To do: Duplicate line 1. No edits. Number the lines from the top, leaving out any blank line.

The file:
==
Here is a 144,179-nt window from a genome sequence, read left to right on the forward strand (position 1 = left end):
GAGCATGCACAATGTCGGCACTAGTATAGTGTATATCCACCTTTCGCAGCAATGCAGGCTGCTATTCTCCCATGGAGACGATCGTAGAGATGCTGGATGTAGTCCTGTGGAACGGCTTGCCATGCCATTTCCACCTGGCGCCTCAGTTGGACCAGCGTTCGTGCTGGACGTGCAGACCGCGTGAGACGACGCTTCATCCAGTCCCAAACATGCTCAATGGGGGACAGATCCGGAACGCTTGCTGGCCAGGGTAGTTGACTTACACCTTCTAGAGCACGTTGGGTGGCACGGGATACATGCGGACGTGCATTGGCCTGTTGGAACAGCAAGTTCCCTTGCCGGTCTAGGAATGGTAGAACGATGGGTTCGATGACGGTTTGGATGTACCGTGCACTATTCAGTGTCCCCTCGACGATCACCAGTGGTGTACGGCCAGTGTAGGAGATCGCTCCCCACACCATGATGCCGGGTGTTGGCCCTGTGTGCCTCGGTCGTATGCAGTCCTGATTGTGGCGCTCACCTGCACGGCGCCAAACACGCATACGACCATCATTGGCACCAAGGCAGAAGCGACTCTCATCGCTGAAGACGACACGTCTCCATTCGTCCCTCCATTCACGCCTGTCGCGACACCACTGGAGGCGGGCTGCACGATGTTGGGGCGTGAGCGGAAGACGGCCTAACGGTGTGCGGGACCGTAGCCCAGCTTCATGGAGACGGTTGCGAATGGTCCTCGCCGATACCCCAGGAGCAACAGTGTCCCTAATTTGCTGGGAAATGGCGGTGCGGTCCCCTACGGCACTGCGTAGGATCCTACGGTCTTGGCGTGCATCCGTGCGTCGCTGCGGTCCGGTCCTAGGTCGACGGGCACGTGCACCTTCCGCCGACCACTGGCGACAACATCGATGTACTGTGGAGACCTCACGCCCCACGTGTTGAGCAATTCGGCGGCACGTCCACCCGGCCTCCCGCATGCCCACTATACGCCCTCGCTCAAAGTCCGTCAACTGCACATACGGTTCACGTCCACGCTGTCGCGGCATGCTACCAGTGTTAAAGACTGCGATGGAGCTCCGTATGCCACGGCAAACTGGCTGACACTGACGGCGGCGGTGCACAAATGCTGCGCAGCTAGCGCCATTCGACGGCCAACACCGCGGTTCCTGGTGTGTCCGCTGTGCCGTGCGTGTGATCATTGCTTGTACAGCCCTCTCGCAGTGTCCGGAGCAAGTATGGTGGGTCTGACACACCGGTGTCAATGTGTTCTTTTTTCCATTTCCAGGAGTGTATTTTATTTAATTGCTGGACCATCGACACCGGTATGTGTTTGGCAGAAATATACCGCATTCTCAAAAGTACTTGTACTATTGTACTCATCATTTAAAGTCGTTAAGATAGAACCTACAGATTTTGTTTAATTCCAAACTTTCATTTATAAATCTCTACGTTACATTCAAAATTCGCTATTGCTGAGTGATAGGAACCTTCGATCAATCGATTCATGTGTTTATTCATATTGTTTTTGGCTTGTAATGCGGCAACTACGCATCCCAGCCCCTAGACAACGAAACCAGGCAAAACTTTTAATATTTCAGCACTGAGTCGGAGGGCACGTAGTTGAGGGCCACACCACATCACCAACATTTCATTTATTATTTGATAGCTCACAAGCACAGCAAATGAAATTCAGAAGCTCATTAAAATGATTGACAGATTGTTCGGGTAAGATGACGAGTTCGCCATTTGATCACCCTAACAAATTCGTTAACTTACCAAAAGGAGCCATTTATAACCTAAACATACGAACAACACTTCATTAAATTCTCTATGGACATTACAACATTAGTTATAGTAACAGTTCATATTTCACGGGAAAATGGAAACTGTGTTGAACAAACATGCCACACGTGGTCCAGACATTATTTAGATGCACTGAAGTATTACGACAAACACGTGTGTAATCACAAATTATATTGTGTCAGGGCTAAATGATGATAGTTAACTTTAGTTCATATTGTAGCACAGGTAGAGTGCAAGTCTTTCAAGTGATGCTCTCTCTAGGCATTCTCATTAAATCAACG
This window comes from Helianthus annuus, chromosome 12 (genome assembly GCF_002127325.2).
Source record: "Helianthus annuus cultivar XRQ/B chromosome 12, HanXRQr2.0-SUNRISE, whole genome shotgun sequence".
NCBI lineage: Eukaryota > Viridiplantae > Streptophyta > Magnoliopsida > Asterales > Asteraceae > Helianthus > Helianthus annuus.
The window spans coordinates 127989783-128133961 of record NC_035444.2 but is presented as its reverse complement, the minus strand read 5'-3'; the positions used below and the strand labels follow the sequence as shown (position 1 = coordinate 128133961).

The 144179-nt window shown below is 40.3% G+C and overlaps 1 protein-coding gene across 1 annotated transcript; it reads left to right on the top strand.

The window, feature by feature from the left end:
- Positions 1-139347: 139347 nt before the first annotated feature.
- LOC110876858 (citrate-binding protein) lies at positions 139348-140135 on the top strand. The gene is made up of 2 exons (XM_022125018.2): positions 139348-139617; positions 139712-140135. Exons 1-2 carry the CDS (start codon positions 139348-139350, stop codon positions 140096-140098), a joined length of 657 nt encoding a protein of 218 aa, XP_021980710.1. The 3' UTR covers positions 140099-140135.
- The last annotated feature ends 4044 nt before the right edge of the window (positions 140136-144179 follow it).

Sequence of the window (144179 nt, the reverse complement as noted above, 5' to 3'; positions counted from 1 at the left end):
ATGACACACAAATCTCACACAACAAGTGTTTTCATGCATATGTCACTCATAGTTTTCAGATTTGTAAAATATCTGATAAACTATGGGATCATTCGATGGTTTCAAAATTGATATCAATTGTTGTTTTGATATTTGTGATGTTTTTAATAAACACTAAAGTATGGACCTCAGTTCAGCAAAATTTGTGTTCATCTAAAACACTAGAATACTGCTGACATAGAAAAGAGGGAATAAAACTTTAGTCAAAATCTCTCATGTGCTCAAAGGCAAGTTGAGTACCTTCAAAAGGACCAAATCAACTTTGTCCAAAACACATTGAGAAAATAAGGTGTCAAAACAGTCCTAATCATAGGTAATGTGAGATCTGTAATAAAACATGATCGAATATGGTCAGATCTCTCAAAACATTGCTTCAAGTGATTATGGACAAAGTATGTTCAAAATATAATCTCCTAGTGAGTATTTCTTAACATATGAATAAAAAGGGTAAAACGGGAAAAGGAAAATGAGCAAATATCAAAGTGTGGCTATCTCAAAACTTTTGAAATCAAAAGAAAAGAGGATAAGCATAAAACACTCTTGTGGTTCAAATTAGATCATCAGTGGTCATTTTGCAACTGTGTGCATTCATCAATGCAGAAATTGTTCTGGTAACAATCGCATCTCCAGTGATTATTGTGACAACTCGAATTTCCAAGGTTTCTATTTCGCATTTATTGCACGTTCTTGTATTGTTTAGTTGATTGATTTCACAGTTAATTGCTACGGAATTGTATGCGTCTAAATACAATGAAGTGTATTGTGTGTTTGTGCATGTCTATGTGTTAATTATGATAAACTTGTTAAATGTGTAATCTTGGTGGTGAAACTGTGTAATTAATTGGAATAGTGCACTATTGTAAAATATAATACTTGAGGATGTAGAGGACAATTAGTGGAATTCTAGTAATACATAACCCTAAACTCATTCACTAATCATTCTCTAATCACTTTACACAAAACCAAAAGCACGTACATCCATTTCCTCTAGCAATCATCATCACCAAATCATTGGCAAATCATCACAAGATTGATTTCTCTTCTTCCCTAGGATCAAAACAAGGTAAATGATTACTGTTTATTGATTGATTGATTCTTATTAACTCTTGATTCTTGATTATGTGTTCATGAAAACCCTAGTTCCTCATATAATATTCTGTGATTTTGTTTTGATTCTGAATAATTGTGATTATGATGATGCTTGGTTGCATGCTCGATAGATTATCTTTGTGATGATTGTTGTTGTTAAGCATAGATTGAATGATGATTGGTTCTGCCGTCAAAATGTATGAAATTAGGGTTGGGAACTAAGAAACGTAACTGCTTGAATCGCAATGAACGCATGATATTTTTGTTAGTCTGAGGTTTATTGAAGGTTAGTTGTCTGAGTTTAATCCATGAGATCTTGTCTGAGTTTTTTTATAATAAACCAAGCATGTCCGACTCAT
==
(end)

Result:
Here is a 144,179-nt window from a genome sequence, read left to right on the forward strand (position 1 = left end):